Allegations of widespread bribery at Wal-Mart’s Mexican subsidiary continued to reverberate on Tuesday, with the company beginning a campaign to limit the damageas its shares declined further.
In a statement, Wal-Mart said it had beefed up its internal controls to make sure it was complying with the Foreign Corrupt Practices Act, which prohibits Americancompanies from bribing foreign officials to secure business. In a newly created position, a top-level compliance official will be responsible for ensuring that the company abides by the law and willoversee five regional compliance directors based in international markets.
In Mexico, the retailer said it had bolstered its training, auditing and internal controls to ensure better compliance withlaws against bribery.
“We are taking a deep look at our policies and procedures in every country in which we operate,” said David Tovar, a Wal-Mart spokesman.
The New York Times disclosed onSunday that Wal-Mart’s own investigators had found evidence that Wal-Mart de Mexico had paid millions of dollars in bribes to help advance its expansion in a crucial market. When executives at Wal-Mart’sArkansas headquarters were told of the findings, they shut down the investigation, The Times found.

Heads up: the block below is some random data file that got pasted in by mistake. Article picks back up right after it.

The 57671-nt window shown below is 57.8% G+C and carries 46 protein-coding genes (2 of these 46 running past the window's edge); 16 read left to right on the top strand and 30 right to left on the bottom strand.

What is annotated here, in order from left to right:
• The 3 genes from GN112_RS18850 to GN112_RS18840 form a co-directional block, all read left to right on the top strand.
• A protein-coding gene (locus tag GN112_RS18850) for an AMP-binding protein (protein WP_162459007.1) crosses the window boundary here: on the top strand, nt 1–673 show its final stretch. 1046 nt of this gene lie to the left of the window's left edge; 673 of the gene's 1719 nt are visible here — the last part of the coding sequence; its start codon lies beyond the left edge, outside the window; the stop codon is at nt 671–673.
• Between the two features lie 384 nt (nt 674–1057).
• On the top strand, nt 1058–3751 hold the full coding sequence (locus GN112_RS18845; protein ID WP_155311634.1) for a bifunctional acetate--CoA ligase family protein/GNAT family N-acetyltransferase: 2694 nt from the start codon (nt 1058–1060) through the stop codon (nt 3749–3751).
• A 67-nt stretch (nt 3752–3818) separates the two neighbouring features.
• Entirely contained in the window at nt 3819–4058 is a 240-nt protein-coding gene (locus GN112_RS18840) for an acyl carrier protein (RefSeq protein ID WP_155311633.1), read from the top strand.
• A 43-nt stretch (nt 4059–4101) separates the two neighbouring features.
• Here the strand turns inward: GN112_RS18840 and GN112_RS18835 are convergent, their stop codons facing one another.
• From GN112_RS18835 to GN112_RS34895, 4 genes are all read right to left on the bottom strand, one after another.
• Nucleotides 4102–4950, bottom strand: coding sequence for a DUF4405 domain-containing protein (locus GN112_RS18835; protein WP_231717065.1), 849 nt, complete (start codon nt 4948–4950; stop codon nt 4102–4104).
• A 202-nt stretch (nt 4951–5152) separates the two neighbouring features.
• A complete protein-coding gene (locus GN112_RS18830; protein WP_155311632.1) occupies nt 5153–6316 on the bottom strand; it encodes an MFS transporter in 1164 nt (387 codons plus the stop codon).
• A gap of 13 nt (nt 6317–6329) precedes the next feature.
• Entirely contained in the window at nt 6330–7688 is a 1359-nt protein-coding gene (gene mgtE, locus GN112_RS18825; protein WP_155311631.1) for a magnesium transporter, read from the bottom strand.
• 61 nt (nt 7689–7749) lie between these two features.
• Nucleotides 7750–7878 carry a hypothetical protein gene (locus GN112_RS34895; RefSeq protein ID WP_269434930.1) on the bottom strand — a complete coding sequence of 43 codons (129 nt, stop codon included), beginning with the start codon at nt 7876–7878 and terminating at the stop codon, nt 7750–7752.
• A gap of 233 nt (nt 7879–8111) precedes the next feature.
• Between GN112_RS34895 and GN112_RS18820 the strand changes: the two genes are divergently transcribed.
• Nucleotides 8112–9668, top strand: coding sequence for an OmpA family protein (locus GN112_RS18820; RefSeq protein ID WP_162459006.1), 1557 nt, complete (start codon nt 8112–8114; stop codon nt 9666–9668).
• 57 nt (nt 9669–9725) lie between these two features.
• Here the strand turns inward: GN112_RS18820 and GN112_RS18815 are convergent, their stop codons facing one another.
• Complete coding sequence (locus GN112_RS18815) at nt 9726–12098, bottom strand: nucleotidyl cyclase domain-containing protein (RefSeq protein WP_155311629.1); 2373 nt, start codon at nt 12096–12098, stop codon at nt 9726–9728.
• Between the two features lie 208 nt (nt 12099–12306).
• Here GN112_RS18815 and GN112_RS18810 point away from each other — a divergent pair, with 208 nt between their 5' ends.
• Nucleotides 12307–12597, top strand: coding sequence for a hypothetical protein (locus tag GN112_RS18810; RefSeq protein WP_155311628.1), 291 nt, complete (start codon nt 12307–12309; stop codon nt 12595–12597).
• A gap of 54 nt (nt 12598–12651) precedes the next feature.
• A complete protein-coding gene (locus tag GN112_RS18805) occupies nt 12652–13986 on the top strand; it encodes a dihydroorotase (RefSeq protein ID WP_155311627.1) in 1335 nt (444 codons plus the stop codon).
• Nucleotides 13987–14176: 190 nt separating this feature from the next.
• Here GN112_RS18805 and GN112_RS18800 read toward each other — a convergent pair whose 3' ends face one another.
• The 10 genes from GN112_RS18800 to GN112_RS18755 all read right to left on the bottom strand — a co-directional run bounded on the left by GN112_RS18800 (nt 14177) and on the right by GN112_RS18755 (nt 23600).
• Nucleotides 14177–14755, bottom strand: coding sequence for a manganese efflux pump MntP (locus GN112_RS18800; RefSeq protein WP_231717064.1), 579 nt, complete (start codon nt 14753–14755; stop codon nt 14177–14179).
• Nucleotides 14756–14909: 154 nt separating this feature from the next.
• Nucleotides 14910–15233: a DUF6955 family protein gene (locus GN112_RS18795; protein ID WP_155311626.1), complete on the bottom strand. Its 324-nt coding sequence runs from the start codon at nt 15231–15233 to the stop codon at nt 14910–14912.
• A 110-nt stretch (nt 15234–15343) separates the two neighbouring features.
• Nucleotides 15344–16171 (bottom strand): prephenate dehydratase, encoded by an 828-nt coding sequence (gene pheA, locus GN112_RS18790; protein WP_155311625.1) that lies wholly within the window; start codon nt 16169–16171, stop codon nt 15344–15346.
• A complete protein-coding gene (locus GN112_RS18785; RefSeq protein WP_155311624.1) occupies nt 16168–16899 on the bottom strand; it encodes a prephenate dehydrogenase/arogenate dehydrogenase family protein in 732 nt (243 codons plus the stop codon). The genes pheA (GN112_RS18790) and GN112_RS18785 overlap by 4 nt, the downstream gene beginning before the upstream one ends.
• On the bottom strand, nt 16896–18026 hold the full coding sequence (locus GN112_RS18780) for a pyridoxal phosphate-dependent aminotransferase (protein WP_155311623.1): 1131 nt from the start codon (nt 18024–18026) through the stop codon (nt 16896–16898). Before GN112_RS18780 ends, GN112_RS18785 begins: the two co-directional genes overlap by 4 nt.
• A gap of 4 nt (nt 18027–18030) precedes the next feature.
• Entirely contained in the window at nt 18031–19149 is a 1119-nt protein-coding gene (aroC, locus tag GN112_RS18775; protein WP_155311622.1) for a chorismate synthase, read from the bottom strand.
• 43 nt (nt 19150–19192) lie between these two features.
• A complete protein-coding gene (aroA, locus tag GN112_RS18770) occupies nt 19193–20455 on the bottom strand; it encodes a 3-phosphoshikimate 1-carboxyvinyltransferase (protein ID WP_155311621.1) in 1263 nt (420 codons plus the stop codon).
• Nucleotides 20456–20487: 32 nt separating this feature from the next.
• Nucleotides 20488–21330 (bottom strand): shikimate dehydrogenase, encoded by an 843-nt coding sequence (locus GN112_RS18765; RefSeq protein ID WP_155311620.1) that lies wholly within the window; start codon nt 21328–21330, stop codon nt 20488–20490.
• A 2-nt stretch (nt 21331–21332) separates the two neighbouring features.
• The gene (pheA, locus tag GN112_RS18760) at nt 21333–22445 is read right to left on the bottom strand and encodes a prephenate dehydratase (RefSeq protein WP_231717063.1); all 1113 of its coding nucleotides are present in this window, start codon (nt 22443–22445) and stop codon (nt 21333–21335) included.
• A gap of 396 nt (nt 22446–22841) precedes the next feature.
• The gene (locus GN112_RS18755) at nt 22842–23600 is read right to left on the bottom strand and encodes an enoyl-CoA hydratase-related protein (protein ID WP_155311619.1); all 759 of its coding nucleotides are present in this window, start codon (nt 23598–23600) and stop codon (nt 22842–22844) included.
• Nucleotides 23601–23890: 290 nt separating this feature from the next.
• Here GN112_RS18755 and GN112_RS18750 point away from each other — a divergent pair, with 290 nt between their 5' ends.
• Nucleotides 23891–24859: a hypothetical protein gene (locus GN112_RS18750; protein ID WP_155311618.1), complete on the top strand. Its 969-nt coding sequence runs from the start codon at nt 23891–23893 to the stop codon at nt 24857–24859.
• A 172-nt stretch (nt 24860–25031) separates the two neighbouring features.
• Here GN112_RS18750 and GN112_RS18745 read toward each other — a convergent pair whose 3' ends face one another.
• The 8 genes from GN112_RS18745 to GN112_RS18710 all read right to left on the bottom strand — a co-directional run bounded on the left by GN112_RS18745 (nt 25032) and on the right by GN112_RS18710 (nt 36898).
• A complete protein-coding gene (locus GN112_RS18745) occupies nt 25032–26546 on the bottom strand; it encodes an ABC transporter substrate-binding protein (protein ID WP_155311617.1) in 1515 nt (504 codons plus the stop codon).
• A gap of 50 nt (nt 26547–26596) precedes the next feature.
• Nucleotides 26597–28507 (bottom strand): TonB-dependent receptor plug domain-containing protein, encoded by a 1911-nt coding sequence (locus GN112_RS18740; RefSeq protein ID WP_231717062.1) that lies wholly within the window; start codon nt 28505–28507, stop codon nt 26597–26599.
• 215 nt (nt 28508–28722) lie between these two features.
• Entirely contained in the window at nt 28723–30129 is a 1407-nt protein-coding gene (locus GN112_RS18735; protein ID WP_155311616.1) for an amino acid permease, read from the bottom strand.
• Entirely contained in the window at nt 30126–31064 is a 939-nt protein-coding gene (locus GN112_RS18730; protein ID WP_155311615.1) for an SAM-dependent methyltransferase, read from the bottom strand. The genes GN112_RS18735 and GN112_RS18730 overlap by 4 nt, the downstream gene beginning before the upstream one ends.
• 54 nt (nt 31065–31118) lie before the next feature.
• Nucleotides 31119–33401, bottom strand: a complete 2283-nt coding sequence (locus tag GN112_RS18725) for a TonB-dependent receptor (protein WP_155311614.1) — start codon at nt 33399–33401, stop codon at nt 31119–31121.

But on Tuesday, Mr. Tovar shot back, “We believe it’s also important to keep a few things incontext: The allegations in the New York Times story about the decisions made in Bentonville are more than six years old.” In addition, he noted that Wal-Mart began its own investigation six months agoand was cooperating with law enforcement authorities.
Shares of Wal-Mart, the world’s largest retailer, fell an additional 3 percent on Tuesday, after a 5 percent decline on Monday, closing at$57.77. Shares of Wal-Mart de Mexico, which trades separately, fell 4 percent Tuesday, after a 12 percent decline on Monday.
In a related matter on Tuesday, one of the executives identified in the...